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One of the most common questions I get from readers is what golf net I can recommend for home practice. At this point, it’s almost impossible to keep track of because there are so many low-cost practice nets available. But what I’ve found is that almost all of them are hard to recommend because there are inevitably major tradeoffs in performance and durability for the lower price. So it’s definitely a buyer-beware situation. However, over the past couple of years, the Spornia SPG-7 kept popping up on my radar. I kept seeing positive reviews, and it wasn’t that much more money than the competition.
I finally got my hands on the Spornia SPG-7 (they were sold out all of last year). After testing it, I can definitely recommend it as one of the products that have made it into the Practical Golf “circle of trust.”
In this review, I’ll go over all of the features that set this pop-up net apart and why it may be worth a little extra investment versus its competition.
Although Spornia has been around for more than a decade, 2020 seemed to be a big leap forward for them. Like many other golf companies last year, their sales exploded, and securing inventory became a problem. I wanted to try the net back then because I kept coming across such positive feedback (they have an unheard-of average 5-star review on Amazon), but unfortunately, it kept selling out.
I think it’s safe to say that the SPG-7 has transitioned from being a “cult classic” to a mainstream success. The secret is out!
The Spornia SPG-7
I got a chance to speak with the company’s owner last year, KC Cho, and learned a little bit more about his story. As with many conversations I’ve had with inventors and entrepreneurs in the golf industry, it was refreshing.
KC, along with his son Edward, run Spornia together. It became obvious in our talk that he takes great pride in his products and making sure every last detail is accounted for in the manufacturing process. Anyone else who is in a family business can probably relate.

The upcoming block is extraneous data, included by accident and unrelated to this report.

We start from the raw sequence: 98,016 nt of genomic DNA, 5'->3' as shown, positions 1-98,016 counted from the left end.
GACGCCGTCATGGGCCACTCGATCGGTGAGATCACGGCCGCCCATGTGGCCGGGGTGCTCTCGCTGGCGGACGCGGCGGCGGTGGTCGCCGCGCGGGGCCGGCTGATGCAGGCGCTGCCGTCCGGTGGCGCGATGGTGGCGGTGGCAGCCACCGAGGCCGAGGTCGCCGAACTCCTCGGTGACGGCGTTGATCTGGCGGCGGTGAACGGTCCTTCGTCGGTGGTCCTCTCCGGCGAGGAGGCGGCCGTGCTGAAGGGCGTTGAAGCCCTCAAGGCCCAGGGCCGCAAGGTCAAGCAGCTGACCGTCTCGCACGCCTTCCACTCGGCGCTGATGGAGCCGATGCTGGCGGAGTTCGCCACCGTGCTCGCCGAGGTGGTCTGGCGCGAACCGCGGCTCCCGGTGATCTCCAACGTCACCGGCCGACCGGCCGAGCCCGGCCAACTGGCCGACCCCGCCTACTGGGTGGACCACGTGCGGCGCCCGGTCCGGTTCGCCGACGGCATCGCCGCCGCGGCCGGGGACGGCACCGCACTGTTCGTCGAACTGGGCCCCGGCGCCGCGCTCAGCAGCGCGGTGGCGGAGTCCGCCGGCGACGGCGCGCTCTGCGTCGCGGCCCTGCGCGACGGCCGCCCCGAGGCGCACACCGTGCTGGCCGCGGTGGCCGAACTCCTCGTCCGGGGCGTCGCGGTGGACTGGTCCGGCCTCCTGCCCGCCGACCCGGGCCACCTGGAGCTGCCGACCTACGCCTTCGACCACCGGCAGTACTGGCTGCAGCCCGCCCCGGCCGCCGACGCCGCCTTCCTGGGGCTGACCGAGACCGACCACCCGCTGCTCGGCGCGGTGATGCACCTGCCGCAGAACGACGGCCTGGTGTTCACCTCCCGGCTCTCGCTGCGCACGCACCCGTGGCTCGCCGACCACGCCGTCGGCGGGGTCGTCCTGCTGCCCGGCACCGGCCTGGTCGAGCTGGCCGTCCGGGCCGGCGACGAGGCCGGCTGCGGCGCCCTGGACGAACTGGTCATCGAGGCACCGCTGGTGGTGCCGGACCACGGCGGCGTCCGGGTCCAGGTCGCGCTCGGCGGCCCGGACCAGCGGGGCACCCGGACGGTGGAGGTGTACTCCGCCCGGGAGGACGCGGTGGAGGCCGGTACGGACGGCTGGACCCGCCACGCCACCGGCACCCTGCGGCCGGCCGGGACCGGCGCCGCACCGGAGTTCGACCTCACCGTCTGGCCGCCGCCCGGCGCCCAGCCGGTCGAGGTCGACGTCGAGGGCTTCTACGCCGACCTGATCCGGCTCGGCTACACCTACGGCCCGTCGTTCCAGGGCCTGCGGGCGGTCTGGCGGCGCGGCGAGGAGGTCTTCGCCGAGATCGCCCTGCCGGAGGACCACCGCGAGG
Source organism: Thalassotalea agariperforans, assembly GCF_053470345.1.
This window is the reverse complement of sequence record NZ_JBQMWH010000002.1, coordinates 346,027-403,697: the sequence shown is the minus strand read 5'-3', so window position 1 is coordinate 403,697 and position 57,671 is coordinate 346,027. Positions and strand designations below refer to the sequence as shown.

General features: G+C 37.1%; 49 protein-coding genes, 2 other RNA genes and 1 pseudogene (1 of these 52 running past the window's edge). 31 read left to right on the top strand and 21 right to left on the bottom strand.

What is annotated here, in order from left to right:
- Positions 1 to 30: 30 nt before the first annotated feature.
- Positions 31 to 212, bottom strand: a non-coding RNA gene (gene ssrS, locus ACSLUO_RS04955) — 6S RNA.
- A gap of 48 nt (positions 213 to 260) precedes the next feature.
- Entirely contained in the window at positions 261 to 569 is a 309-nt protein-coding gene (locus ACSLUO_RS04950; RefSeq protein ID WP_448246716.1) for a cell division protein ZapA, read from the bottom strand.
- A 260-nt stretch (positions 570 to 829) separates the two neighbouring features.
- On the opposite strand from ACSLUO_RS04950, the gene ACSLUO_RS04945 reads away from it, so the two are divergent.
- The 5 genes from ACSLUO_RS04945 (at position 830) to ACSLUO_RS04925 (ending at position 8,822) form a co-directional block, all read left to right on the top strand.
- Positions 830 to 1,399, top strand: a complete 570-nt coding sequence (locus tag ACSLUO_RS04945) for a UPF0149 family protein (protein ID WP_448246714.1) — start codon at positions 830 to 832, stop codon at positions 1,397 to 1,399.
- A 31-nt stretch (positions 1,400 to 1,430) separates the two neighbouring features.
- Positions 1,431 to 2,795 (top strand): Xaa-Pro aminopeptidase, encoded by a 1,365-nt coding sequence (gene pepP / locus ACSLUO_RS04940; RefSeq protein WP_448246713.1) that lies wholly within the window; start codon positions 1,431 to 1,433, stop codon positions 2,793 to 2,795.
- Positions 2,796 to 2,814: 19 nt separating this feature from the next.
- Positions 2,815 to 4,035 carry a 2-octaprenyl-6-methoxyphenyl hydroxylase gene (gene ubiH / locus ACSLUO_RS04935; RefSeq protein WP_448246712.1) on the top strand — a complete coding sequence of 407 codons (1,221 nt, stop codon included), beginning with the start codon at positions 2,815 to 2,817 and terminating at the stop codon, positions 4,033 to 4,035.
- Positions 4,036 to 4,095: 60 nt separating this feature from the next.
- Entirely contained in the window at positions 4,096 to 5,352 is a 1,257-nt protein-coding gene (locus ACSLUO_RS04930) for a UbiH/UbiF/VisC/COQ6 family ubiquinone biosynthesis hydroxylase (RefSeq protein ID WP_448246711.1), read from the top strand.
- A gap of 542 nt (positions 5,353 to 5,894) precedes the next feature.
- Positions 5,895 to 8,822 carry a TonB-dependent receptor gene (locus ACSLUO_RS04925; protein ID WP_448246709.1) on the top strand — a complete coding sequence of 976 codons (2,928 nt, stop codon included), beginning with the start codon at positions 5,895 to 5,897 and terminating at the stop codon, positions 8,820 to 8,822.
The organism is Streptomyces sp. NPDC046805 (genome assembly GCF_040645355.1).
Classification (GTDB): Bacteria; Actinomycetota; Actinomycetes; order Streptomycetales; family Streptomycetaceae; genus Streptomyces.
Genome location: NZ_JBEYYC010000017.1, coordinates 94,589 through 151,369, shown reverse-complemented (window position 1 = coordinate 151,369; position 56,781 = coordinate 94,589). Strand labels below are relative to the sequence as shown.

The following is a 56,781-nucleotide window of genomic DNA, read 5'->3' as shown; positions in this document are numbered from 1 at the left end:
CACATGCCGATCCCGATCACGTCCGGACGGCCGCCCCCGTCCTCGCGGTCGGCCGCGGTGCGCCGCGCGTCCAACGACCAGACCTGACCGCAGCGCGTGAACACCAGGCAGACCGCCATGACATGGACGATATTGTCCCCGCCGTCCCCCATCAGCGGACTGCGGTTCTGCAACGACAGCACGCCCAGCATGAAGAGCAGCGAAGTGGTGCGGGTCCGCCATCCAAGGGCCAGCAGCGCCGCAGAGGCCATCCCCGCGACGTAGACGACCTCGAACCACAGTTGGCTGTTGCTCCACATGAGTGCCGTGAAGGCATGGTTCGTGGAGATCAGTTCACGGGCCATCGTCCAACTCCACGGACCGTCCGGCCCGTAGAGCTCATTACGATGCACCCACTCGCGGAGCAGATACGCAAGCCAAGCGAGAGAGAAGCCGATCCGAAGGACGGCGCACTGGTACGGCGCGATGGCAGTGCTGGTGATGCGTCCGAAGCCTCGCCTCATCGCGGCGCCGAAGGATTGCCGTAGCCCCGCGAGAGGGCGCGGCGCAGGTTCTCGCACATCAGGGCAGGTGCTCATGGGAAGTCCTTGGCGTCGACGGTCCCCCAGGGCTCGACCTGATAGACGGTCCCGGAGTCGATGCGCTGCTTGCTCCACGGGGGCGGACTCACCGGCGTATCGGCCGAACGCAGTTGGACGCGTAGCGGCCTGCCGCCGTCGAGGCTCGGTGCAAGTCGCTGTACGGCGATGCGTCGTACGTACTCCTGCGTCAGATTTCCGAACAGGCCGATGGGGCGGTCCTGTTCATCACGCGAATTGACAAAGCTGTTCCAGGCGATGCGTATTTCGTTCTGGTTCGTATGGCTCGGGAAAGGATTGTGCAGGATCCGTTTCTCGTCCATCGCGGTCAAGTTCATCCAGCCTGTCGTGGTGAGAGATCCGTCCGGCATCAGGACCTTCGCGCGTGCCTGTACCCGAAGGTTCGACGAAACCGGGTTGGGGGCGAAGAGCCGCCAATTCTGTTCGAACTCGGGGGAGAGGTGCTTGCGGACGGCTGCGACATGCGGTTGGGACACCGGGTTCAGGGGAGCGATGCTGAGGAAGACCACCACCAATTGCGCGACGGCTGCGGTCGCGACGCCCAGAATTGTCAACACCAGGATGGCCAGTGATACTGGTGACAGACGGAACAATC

Many of the golf nets you see on Amazon or private-labeled by OEMs are mostly focused on getting the lowest cost possible. In my testing, I’ve seen how all these sacrifices in materials and functionality result in products that are frustrating to set up, use, and don’t last very long.
Spornia has decided not to play the ultra-budget game and instead separate themselves by using superior materials and making sure they have enough control over the manufacturing process to make design features that actually perform.
But the good news for the consumer is that all of these extra features don’t cost that much more. Golfers can purchase a budget net anywhere between $50 to $150. The Spornia SPG-7 costs $239.99, and their newly-released compact edition is $179.99. So they aren’t that much more money. But as you’ll see, I believe the extra benefits are quite clear.
The new Spornia compact edition is a popular choice for tighter indoor spaces.
The first thing I noticed about the Spornia SPG-7 when I unpacked it was its weight. It’s heavier than anything else I’ve tested in this price range.
When you’ve tried as many of the budget golf nets (to be clear, Spornia is not a budget net) as I have, you notice a common theme – all of them are quite light out of the box. That’s because the net, along with the accompanying materials, is of lower quality. You do what get what you pay for in this category. I’ve noticed a similar trend in golf mats, too. Heavier, stronger materials cost more.
I can immediately tell that the net’s quality, support rods, and just about everything else with the SPG-7 are above and beyond.